Show
        Andrew Purtell added a comment - - edited James, I think you may have missed some discussion further up on this issue. Specifically: Something might worth trying out is an OSGi socket as coprocessor. Like with HBASE-4047 where one side of the umbilical is a "normal" coprocessor, here that is instead a shim for another piece of code that is (re)loaded as a bundle. Would give us a sense of how workable embedding an OSGi runtime and reloading a coprocessor might be. Stated a different way, we create a coprocessor that embeds an OSGi runtime, perhaps Apache Felix. This coprocessor is just a shell. It is configured to load an OSGi bundle, from another path. Handlers for all upcalls are delegated to the loaded bundle. We can expose an Endpoint for triggering bundle reload. So, sure, we can play around with this and see if it works, without changing anything core, since the OSGi glue would be a coprocessor itself. What do you think? Meet up about this some time around HBaseCon? I'm no OSGi expert, but I talked with some folks here, and it seems that we could do what we want through OSGi and swap in new jars without requiring a rolling restart. Can you (or one of your folks) address this: As to whether or not we should do a quick reload, which might possibly be minimized to a close then reopen of a region when a coprocessor is reloaded, consider the circumstances of hot reload of a coprocessor in a regionserver with many ops in flight. What will the internal state of the coprocessor look like? Will there be cross-op dependencies? Currently at the hook points we enumerate a CopyOnWriteList to find installed coprocessors. The swap of the old coprocessor instance for the new will be fast and lockless but will happen at an arbitrary point in the op stream and for some brief period of time old and new instances will be simultaneously active. Replace this with OSGi particulars and the coprocessor side issues don't change. For this reason I think it best to have the coprocessor lifecycle tied to the region or regionserver lifecycle anyway. What happens if a scan is in progress and Phoenix is upgraded? The new instance would not have been around when the scanner was opened, yet it will start getting upcalls from scanner.next(). Do we need any special considerations for this? Or can we say that Phoenix, or any other coprocessor reloaded this way, must handle this somehow through state sharing between instances?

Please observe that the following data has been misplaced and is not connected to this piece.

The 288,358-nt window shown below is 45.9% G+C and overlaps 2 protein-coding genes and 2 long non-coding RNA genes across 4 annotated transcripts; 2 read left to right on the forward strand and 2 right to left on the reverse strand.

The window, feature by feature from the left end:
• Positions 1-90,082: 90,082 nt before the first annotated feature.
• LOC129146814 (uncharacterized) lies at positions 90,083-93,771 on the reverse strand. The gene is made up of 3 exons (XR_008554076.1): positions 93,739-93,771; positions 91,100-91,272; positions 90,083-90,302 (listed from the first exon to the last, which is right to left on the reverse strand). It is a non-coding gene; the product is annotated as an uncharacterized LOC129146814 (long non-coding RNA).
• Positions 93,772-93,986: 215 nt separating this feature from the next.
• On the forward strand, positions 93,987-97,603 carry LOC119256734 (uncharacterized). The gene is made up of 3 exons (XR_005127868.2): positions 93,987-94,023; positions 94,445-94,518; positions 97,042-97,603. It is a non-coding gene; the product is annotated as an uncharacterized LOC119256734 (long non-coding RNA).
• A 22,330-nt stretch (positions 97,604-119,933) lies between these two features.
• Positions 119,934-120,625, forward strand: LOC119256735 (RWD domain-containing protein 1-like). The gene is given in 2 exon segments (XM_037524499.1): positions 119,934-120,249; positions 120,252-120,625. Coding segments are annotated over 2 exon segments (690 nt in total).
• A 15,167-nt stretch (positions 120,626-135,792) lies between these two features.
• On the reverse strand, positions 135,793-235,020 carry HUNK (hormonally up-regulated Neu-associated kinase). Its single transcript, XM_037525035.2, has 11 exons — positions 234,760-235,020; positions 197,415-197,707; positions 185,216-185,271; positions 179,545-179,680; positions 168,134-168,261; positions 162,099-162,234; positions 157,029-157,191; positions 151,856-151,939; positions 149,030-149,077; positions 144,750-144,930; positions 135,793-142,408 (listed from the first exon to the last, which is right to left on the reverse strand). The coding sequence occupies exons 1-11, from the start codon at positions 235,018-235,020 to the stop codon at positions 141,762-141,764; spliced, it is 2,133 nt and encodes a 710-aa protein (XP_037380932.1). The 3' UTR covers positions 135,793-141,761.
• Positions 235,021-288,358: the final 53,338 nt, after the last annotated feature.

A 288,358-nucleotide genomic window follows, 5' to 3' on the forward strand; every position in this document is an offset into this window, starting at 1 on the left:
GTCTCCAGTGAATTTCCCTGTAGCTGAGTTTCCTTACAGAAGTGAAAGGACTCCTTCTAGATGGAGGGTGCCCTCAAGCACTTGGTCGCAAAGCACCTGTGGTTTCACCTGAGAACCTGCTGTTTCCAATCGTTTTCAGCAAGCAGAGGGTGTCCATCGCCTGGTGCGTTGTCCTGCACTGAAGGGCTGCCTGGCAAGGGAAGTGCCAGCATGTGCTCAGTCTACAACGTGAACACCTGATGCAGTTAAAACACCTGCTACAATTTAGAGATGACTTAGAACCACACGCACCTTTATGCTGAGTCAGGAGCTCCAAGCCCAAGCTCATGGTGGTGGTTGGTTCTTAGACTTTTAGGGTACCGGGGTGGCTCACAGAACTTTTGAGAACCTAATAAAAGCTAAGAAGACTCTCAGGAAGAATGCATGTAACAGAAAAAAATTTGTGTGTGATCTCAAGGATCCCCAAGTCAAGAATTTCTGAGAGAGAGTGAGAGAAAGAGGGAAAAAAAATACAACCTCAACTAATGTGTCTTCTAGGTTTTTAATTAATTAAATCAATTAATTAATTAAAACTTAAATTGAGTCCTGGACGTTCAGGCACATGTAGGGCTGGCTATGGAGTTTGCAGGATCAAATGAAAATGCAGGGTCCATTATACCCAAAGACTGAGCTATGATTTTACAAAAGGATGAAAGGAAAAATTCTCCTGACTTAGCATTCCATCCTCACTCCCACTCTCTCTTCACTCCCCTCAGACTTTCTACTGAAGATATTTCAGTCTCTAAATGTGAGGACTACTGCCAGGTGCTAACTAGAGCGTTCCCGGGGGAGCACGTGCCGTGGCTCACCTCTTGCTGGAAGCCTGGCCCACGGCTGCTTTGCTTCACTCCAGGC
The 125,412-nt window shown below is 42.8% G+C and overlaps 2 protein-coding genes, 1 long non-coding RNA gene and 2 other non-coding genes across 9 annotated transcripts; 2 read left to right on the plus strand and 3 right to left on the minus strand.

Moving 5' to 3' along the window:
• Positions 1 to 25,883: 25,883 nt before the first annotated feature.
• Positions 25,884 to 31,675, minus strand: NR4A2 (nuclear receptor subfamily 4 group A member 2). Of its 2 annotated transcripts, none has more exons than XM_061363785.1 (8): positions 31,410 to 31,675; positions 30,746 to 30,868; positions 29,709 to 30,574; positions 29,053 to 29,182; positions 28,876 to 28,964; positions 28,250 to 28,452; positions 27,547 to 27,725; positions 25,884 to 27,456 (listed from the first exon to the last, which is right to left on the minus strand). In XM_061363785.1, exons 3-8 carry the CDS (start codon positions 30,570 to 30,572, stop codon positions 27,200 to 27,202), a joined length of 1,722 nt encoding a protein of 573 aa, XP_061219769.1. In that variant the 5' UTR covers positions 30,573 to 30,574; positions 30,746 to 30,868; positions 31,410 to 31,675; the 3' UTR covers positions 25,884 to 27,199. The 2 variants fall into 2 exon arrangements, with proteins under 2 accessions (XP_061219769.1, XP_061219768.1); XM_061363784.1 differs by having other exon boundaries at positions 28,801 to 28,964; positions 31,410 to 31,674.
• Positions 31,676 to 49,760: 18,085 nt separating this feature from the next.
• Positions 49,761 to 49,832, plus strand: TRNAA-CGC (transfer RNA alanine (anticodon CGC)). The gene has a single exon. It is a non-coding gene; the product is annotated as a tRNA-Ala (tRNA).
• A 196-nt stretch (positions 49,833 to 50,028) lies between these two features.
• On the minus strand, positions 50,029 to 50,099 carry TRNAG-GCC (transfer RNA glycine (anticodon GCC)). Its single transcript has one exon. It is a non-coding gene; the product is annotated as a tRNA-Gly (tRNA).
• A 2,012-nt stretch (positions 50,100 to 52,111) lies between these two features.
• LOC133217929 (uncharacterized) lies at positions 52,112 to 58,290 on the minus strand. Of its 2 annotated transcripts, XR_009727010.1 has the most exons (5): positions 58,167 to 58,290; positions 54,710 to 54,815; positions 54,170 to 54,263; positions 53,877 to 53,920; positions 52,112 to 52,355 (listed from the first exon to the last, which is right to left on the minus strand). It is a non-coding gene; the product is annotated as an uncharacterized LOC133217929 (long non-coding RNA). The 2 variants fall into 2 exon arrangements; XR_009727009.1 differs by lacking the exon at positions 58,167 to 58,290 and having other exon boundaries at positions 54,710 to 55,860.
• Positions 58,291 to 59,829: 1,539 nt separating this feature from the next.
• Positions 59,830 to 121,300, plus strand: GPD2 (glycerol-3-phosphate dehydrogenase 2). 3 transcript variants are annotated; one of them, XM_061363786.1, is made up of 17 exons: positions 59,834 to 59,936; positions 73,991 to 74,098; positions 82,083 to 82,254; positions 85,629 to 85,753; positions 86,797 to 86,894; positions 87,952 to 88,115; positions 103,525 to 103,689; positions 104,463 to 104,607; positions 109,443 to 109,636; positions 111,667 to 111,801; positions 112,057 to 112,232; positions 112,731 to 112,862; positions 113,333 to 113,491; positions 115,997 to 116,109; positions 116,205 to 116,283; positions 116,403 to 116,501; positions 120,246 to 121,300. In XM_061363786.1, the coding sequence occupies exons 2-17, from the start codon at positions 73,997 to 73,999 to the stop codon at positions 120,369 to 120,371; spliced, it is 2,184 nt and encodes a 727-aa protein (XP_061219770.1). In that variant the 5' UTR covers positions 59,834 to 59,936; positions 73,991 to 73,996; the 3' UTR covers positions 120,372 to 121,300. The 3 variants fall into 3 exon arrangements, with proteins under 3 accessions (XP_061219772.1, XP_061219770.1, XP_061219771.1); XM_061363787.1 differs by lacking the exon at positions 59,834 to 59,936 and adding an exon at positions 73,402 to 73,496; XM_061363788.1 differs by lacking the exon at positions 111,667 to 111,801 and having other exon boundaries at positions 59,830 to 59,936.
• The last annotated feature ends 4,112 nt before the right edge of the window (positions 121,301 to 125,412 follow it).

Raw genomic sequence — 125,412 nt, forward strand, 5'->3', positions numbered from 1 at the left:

People

          • Assignee:
            Unassigned
            Reporter:
            James Taylor
          • Votes:
            1 Vote for this issue
            Watchers:
            16 Start watching this issue

            Dates

            • Created:
              Updated:

              Development